Story reviews

Anyway, I digress before even getting in to the point of this post. Because my time is taken up with a lot of commuting (4 hours a day) and hence that is when my study time is... I don't have a lot of time for blogging. Therefore I am lumping a number of reviews all together. My apologies for the people whose work are mentioned - you deserve a more in-depth review.

1. Mechanicals by Jordan Stratford (5/5)
Starting with the best first. This book was my first Steampunk novel and I thoroughly enjoyed the journey that the protagonists took in their journey. Along the way they encountered a number of people whose name will ring a bell with those familiar with historical figures in the occult world. What I really loved were the descriptions of how one of the characters learned to operate a mechanical, when some others encountered a doll that was not all it appeared and how a demon made two weeks seemingly disappear. Really exhilarating adventure but it ended a little too abruptly. I hope a sequel is in the works.

2. Alice Adventures in Steamland: Clockwork Goddess by Wol-vriey (2/5)
Whilst the former novel had a character with a bit of a virgin theme, this novel's main character is a prostitute and there was plenty of sex. Now, I don't mind sex in a novel if it's done well - but this was not the case for this novel in my opinion. If you fancy a spunky (literally) heroine in a gore-filled version of Wonderland with steam, cake, icing, hatters, more icing, a clockwork goddess - this is the novel for you.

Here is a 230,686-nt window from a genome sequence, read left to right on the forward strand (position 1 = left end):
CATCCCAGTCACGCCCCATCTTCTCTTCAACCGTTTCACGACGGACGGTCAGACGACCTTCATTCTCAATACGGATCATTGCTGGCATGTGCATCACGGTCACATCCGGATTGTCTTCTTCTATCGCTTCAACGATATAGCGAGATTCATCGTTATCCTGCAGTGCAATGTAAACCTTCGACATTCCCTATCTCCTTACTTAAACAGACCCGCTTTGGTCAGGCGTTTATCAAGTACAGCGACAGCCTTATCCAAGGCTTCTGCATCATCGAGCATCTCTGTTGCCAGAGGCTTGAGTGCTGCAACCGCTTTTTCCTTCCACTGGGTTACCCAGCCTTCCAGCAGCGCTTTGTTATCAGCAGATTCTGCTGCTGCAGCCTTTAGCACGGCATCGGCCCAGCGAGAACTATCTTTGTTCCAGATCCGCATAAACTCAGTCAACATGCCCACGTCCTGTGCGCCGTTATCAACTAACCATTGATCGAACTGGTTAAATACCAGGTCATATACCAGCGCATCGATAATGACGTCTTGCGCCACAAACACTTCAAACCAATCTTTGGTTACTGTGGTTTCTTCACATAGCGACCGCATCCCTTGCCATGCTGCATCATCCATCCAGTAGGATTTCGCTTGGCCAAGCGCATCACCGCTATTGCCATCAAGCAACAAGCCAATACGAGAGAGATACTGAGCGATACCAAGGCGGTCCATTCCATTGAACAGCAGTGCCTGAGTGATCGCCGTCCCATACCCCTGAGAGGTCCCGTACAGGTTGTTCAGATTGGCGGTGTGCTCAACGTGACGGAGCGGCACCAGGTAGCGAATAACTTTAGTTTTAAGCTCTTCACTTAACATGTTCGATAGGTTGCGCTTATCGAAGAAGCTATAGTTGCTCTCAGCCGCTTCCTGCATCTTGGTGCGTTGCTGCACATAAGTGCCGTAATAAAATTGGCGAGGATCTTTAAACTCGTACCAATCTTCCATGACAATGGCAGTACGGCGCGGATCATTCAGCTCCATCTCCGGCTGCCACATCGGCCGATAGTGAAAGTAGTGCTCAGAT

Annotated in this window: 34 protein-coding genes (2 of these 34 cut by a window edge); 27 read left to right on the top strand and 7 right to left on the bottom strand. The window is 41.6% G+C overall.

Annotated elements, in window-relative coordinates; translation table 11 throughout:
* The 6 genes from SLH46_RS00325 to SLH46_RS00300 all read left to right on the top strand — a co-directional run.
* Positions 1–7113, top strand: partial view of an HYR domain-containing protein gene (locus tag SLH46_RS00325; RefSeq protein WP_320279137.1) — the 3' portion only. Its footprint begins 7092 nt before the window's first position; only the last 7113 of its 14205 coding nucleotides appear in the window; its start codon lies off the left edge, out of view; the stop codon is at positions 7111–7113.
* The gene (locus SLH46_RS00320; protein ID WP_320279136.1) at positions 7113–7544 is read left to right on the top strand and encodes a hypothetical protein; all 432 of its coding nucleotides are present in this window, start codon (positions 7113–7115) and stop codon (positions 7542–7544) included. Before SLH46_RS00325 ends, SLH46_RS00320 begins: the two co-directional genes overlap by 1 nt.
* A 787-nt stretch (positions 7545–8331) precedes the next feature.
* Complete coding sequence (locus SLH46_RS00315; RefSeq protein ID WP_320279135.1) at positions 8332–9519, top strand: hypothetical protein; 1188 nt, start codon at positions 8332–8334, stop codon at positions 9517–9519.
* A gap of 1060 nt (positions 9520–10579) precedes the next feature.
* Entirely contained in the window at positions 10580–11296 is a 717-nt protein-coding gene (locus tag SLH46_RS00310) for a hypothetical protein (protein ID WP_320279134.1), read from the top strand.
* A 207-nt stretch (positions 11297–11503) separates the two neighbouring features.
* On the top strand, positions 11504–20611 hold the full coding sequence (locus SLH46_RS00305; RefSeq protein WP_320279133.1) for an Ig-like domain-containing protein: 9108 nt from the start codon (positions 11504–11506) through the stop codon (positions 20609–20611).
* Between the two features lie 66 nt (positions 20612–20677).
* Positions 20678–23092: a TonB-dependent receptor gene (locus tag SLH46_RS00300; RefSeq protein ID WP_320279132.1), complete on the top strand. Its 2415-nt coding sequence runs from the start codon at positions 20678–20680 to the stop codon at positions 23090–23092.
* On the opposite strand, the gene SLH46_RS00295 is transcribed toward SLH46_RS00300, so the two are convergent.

3. Joe Golem and the Copper Girl: A Short Story by Mike Mignola (5/5)
Having done the good and the bad, it's now the turn of the ugly. Except that the only ugly thing in this short story are the looks of the hero and the ugly side of human nature. Thoroughly enjoyable story set in the drowning city (reviewed here). Although the city was not described in as vivid detail as I might have liked (I find the setting to be as interesting a character as the protagonists or villains - for example my favourite character in Farscape if Moya) it was a beautifully written and moving short story.

Meditation Review

Getting back in to basic letter meditation. Going well so far. Considering that I am now reading through chapters 3 and 4 of Rabbi Moshe Cordovero's "Ohr Yaka" commentary on Sefer Yetzirah - I should hopefully get in to the more involved letter combination meditations in the coming months. Lots of exciting stuff on the horizon.

The Lions 

Unfortunately I will not be able to actively provide any aid to the Detroit Lions football team this year, seeing as I am currently a theoretical golem builder. However, there were two techniques that I used in the first year of the Lion Who Roared project that seemed to have a big impact. One was a meditation on the Divine Name of 72 triple letters. The other was refraining from certain activities.

In Judaism there was a number of positive and negative commandments. There are 613 in total and 248 positive (do something) and 365 negative (do not...) commandments.

So this year I will be putting special emphasis and focus on one of the "do not" commandments. Let's see if that has any passive boost to the performance of the Lions as I seem to have some level of entanglement with them. I call this not-a-project "An awesome lion, who dares rouse him?"